I love the color of fresh beet leaves. They are a vibrant green that contrasts beautifully with the reddish stalks. Some time ago, I found myself with some beets leaves and stems, so decided to try cooking them. After all, if beets are so good for you (to learn about the nutritional value of beets, read here), it would be a waste to throw away the leaves! (It should be noted that this logic is not true for all leaves. A good example would be rhubarb leaves which have a very high oxalic acid content and should not be eaten.) So after some experimentation, I’ve come up with the following sautéed beet leaves dish. It uses a bit of garlic and sesame oil for a fragrant and tasty side dish. Try it for yourself and with your family! My husband, who used to balk at eating beets, has come around and now enjoys beets when they make an appearance at our dinner table.
At the grocery store when I see a fresh bunch of beets, I usually snap them up. It is such a good deal! The bunch of beets, usually consisting of three beets with the leaves attached, only costs a few dollars but would make at least 2-3 side dish meals in our household over the course of the next two weeks. Also, if I keep the leaves and stalks attached to the beets, I find they keep each other lasting longer in the refrigerator in a fresher state. This dish uses the leaves and stalks from about 3 beets, and it can be gluten-free if you use salt or tamari sauce instead of soy sauce in the recipe.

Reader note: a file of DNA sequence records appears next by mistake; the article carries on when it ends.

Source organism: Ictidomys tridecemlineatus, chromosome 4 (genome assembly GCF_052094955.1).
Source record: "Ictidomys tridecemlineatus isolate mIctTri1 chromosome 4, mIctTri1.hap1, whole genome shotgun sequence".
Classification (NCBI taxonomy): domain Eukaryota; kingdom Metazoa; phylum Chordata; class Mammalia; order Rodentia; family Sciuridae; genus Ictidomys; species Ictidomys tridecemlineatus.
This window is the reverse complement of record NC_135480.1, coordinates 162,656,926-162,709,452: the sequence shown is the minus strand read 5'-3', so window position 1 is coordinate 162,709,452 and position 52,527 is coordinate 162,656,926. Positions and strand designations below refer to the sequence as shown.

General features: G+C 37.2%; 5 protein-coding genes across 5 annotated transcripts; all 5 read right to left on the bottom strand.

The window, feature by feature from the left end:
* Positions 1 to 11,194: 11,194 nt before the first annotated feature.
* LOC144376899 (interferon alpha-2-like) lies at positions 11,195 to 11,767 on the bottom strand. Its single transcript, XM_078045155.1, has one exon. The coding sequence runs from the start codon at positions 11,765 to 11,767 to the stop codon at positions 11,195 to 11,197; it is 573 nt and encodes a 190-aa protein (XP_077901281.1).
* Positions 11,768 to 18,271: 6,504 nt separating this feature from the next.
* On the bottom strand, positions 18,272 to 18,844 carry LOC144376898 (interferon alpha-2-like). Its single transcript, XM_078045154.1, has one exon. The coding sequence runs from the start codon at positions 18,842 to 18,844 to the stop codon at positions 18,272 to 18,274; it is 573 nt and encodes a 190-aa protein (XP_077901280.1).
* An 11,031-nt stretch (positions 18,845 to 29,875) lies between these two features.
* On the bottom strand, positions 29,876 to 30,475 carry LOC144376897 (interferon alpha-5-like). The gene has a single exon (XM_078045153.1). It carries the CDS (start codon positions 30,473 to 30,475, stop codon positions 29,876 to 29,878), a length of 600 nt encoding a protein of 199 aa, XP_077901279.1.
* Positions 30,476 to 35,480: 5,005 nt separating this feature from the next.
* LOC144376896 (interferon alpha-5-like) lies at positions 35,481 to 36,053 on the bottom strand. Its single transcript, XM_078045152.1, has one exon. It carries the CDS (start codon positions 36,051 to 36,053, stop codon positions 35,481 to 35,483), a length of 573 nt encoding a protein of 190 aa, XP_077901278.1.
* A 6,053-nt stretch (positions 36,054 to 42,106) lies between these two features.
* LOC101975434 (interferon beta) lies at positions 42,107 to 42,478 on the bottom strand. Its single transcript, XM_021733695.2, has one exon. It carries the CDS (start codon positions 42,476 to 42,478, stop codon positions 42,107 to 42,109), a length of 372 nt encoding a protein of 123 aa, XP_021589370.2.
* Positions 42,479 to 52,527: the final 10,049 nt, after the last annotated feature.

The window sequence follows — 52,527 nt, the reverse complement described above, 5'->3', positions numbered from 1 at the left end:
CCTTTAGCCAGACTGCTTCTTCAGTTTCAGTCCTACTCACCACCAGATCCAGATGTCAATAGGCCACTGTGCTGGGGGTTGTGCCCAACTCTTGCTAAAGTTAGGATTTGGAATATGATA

- 9 cups chopped beet leaves and stems [354 g] (from 3 beets - separate out the stems from the leaves)
- 2 cloves garlic (chopped)
- 1 tablespoon olive oil
- 1 tablespoon sesame oil
- ¼ teaspoon salt (or use 1 teaspoon of soy sauce or tamari sauce)
- 2-3 tablespoons water (can use vegetable broth instead)
- 1 teaspoon sesame seeds on top as garnish (optional)
Fry the chopped garlic in some olive oil in a saucepan over medium heat for 2-3 minutes until lightly browned.
Add in the chopped stems and stir-fry them for 2-3 minutes. Then add in 1-2 tablespoons of water, stir and cover the pot to help the stems soften as they cook. Turn the heat burner down to low-medium heat and let the stems cook for about 5-6 minutes.
Taste test the stems occasionally to check if they are cooked through. Then turn the heat burner back up to a medium heat setting, and add in the tablespoon of sesame oil.
Mix the stems with the garlic and sesame oil together, then add the chopped beet leaves on top. Stir to mix in the beet leaves with the sesame oil, then cover the pot and let cook for 2-3 minutes.
Top with sesame seeds and serve!
Wait unto right before you cook to chop up the beet leaves. This is because the beet leaves seem to act like spinach and spoil quickly when damaged or cut. During cooking, the stems tend to soak up a lot of water so keep checking and adding more water to cook the stems down as needed. The stems also take much longer to cook compared to the leaves, so it is beneficial to chop the stems more finely to reduce the cooking time.